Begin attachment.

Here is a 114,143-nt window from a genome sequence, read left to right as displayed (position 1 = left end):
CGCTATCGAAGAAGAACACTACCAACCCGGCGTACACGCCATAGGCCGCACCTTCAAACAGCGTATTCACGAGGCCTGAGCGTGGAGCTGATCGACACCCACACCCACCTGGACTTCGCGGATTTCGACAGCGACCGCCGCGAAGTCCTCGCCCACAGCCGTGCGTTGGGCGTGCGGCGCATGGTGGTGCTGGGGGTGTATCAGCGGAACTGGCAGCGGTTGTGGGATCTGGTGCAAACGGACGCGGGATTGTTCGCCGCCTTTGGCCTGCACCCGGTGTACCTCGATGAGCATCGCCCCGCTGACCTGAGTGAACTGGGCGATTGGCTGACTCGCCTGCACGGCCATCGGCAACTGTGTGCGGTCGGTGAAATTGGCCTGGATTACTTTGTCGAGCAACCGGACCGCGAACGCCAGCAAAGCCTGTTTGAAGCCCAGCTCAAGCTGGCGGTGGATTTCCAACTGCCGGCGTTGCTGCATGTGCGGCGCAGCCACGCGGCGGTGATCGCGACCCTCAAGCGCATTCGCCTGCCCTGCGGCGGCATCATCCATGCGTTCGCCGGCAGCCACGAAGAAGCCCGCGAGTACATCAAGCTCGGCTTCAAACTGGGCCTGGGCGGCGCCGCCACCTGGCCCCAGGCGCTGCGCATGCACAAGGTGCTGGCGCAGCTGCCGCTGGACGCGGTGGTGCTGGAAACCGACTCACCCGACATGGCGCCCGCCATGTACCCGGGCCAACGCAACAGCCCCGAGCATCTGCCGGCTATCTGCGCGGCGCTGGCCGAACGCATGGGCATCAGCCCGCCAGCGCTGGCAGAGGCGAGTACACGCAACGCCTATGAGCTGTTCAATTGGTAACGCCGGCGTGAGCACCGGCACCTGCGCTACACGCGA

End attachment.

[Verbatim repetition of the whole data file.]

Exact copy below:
Here is a 114,143-nt window from a genome sequence, read left to right as displayed (position 1 = left end):
CGCTATCGAAGAAGAACACTACCAACCCGGCGTACACGCCATAGGCCGCACCTTCAAACAGCGTATTCACGAGGCCTGAGCGTGGAGCTGATCGACACCCACACCCACCTGGACTTCGCGGATTTCGACAGCGACCGCCGCGAAGTCCTCGCCCACAGCCGTGCGTTGGGCGTGCGGCGCATGGTGGTGCTGGGGGTGTATCAGCGGAACTGGCAGCGGTTGTGGGATCTGGTGCAAACGGACGCGGGATTGTTCGCCGCCTTTGGCCTGCACCCGGTGTACCTCGATGAGCATCGCCCCGCTGACCTGAGTGAACTGGGCGATTGGCTGACTCGCCTGCACGGCCATCGGCAACTGTGTGCGGTCGGTGAAATTGGCCTGGATTACTTTGTCGAGCAACCGGACCGCGAACGCCAGCAAAGCCTGTTTGAAGCCCAGCTCAAGCTGGCGGTGGATTTCCAACTGCCGGCGTTGCTGCATGTGCGGCGCAGCCACGCGGCGGTGATCGCGACCCTCAAGCGCATTCGCCTGCCCTGCGGCGGCATCATCCATGCGTTCGCCGGCAGCCACGAAGAAGCCCGCGAGTACATCAAGCTCGGCTTCAAACTGGGCCTGGGCGGCGCCGCCACCTGGCCCCAGGCGCTGCGCATGCACAAGGTGCTGGCGCAGCTGCCGCTGGACGCGGTGGTGCTGGAAACCGACTCACCCGACATGGCGCCCGCCATGTACCCGGGCCAACGCAACAGCCCCGAGCATCTGCCGGCTATCTGCGCGGCGCTGGCCGAACGCATGGGCATCAGCCCGCCAGCGCTGGCAGAGGCGAGTACACGCAACGCCTATGAGCTGTTCAATTGGTAACGCCGGCGTGAGCACCGGCACCTGCGCTACACGCGA